Where was she? Carefully refolding the note, placing it back in the envelope and stuffing it back in his pants pocket, he looked around yet again. Nothing moved. He got up, stretching muscles that ached from sitting far too long in uncomfortable positions, and walked to a corner of the station. He walked around the perimeter, peering around large marble columns to see if he could have missed anything. All was silent and unmoving. In a dimly lit recess that led to doors exiting the station he discovered the restrooms. Slipping into the men's room he was immediately overwhelmed by a black and white tile pattern on the floor that made him feel faint. The tiles appeared to rush up to meet him and then rush down in oceanic wave patterns. He quickly made his way out and then stood at the door to women's room. "Hey!" he called out in as loud a tone as he could muster. There was no response from inside the women's room, but he thought he heard a faint rustling coming from a distant corner of the station.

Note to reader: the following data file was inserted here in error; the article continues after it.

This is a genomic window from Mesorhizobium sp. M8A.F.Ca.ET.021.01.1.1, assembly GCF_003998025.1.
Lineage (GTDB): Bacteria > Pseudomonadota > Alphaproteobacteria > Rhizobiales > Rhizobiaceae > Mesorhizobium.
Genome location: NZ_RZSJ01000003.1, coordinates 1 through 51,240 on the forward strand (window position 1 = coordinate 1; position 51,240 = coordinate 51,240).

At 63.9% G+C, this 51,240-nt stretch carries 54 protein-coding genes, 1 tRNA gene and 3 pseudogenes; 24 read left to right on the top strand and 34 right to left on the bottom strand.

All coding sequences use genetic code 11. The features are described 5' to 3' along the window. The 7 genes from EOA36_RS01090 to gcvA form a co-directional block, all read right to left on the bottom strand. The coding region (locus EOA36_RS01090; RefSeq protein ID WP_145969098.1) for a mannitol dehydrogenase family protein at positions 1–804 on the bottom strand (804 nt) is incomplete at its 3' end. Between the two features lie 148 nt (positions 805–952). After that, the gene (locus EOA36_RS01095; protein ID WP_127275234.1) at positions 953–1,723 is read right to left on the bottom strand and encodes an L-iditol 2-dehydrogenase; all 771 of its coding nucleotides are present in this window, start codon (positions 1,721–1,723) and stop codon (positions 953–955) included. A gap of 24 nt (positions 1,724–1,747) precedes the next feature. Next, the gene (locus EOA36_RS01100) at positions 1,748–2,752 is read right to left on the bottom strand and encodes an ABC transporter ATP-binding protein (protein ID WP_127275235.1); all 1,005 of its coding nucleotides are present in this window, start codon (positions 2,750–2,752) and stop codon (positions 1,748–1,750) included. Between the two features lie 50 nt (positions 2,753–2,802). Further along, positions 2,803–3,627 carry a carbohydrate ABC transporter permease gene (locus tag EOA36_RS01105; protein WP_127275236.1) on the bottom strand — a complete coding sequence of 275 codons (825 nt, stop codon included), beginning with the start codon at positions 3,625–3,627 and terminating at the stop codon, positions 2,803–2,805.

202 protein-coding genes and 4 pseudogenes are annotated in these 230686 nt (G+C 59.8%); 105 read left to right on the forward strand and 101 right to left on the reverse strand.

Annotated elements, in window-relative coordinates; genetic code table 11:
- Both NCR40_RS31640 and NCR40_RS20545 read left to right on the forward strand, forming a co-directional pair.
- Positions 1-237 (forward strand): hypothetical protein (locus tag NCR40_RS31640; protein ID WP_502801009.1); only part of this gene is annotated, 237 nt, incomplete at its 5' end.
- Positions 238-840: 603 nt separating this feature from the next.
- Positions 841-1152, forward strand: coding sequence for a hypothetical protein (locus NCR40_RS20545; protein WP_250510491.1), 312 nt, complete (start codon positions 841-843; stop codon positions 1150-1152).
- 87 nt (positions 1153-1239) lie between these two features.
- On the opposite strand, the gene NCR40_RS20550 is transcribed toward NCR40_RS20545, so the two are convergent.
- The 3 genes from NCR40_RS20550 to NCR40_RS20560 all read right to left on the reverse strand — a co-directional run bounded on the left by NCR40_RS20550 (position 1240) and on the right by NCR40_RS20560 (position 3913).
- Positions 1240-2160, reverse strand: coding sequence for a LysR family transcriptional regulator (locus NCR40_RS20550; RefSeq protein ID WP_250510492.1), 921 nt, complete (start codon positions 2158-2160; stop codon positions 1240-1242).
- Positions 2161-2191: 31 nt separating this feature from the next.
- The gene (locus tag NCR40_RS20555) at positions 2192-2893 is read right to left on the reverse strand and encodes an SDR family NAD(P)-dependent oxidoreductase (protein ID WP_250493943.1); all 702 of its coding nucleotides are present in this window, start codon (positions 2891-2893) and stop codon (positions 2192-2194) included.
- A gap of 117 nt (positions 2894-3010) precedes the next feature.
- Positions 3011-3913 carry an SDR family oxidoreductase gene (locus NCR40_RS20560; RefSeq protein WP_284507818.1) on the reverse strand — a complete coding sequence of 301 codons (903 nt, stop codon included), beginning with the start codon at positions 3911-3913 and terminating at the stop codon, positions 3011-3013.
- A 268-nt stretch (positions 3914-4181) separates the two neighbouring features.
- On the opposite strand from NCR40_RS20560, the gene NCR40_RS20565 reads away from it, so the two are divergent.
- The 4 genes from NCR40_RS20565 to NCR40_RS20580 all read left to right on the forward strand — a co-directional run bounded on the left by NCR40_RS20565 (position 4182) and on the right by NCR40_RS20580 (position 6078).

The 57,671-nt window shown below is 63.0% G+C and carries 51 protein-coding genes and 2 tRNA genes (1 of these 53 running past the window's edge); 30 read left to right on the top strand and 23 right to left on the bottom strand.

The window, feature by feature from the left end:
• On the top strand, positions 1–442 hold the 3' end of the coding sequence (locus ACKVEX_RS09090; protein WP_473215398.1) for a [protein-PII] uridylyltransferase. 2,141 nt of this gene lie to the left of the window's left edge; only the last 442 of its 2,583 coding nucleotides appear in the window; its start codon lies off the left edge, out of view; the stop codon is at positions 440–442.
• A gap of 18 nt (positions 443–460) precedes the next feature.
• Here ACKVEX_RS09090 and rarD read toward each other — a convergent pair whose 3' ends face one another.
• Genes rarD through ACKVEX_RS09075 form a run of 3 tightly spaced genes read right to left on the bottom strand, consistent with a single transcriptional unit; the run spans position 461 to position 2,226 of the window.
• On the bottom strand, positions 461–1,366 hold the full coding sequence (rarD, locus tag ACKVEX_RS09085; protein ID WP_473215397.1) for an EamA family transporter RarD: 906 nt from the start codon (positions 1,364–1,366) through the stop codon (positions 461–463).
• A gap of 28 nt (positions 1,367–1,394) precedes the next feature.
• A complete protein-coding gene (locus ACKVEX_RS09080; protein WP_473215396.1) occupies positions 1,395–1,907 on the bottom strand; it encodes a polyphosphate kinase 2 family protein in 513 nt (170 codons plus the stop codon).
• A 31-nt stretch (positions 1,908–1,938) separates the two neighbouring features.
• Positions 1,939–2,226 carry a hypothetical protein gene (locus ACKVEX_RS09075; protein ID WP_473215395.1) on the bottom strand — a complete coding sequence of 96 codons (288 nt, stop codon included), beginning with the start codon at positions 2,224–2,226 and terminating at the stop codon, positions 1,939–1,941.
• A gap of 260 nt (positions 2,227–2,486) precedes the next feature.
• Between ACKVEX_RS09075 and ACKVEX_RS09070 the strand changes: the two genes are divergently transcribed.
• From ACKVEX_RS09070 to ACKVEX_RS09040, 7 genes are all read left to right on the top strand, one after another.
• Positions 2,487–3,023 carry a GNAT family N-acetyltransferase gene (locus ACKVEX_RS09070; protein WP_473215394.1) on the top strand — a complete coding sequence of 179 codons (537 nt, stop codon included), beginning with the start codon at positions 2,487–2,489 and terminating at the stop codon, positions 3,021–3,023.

Ambling over to the source of the sound, he saw a jumbled pile of crumpled newspaper sheets on the floor. He bent down and gingerly moved a couple of sheets aside.
"What're you up to?" a deep voice boomed from above and behind him.
Staggering to his feet, Sal saw a beefy policeman sternly looking at him. "I thought I heard something, and I was just checking it out," Sal stammered.
"Yeah, you probably did hear something. That's just old Mary down there, trying to get as good a night's sleep as she knows how before she has to get up and sell newspapers around the corner. Leave her alone."
Sal backed off a few feet and looked again at the floor. He could see no hint of a human shape under the newspapers.
"Who are you?" the policeman asked.